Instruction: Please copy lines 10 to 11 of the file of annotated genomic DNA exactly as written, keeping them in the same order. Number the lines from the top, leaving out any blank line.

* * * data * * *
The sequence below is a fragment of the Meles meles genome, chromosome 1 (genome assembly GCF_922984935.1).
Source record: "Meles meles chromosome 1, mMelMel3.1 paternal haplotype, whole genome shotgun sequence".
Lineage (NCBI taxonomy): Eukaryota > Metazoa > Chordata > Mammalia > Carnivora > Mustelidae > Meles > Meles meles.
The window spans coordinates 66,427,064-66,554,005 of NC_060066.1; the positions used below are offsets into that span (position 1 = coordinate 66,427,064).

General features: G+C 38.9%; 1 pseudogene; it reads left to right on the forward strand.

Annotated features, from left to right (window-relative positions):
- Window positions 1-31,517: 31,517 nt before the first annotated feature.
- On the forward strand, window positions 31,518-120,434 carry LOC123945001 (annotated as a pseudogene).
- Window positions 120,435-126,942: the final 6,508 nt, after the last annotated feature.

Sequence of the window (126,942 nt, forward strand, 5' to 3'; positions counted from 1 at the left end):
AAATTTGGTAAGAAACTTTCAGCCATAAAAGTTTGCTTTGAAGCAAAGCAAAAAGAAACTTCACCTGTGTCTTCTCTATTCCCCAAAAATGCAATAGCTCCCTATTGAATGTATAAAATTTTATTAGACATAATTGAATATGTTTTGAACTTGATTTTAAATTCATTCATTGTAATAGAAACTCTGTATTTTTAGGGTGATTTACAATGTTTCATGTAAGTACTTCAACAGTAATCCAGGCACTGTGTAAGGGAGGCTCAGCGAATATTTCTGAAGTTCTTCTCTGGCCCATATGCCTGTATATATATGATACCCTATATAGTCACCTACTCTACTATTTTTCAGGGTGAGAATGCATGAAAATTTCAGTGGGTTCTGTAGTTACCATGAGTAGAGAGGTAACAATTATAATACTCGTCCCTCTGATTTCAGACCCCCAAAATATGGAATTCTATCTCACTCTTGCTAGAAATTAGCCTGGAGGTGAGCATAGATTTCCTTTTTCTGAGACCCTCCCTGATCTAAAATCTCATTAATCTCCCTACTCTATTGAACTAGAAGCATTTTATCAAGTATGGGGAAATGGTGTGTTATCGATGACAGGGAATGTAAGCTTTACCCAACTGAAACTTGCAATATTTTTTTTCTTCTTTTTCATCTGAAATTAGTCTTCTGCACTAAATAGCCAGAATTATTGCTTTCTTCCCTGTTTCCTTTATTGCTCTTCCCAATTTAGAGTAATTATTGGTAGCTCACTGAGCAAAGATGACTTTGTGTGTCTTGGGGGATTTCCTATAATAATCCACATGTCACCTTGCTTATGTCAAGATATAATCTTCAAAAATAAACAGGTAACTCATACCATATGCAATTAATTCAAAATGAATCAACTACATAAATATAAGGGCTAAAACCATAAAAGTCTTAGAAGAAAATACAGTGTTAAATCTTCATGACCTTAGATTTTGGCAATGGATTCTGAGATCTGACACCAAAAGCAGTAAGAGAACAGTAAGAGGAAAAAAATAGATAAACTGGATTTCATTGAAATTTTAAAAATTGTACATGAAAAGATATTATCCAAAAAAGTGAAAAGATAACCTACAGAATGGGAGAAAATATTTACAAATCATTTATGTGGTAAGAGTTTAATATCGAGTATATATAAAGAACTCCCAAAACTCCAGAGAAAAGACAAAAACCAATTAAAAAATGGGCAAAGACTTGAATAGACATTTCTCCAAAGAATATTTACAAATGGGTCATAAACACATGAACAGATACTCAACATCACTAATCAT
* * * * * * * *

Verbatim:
Sequence of the window (126,942 nt, forward strand, 5' to 3'; positions counted from 1 at the left end):
AAATTTGGTAAGAAACTTTCAGCCATAAAAGTTTGCTTTGAAGCAAAGCAAAAAGAAACTTCACCTGTGTCTTCTCTATTCCCCAAAAATGCAATAGCTCCCTATTGAATGTATAAAATTTTATTAGACATAATTGAATATGTTTTGAACTTGATTTTAAATTCATTCATTGTAATAGAAACTCTGTATTTTTAGGGTGATTTACAATGTTTCATGTAAGTACTTCAACAGTAATCCAGGCACTGTGTAAGGGAGGCTCAGCGAATATTTCTGAAGTTCTTCTCTGGCCCATATGCCTGTATATATATGATACCCTATATAGTCACCTACTCTACTATTTTTCAGGGTGAGAATGCATGAAAATTTCAGTGGGTTCTGTAGTTACCATGAGTAGAGAGGTAACAATTATAATACTCGTCCCTCTGATTTCAGACCCCCAAAATATGGAATTCTATCTCACTCTTGCTAGAAATTAGCCTGGAGGTGAGCATAGATTTCCTTTTTCTGAGACCCTCCCTGATCTAAAATCTCATTAATCTCCCTACTCTATTGAACTAGAAGCATTTTATCAAGTATGGGGAAATGGTGTGTTATCGATGACAGGGAATGTAAGCTTTACCCAACTGAAACTTGCAATATTTTTTTTCTTCTTTTTCATCTGAAATTAGTCTTCTGCACTAAATAGCCAGAATTATTGCTTTCTTCCCTGTTTCCTTTATTGCTCTTCCCAATTTAGAGTAATTATTGGTAGCTCACTGAGCAAAGATGACTTTGTGTGTCTTGGGGGATTTCCTATAATAATCCACATGTCACCTTGCTTATGTCAAGATATAATCTTCAAAAATAAACAGGTAACTCATACCATATGCAATTAATTCAAAATGAATCAACTACATAAATATAAGGGCTAAAACCATAAAAGTCTTAGAAGAAAATACAGTGTTAAATCTTCATGACCTTAGATTTTGGCAATGGATTCTGAGATCTGACACCAAAAGCAGTAAGAGAACAGTAAGAGGAAAAAAATAGATAAACTGGATTTCATTGAAATTTTAAAAATTGTACATGAAAAGATATTATCCAAAAAAGTGAAAAGATAACCTACAGAATGGGAGAAAATATTTACAAATCATTTATGTGGTAAGAGTTTAATATCGAGTATATATAAAGAACTCCCAAAACTCCAGAGAAAAGACAAAAACCAATTAAAAAATGGGCAAAGACTTGAATAGACATTTCTCCAAAGAATATTTACAAATGGGTCATAAACACATGAACAGATACTCAACATCACTAATCAT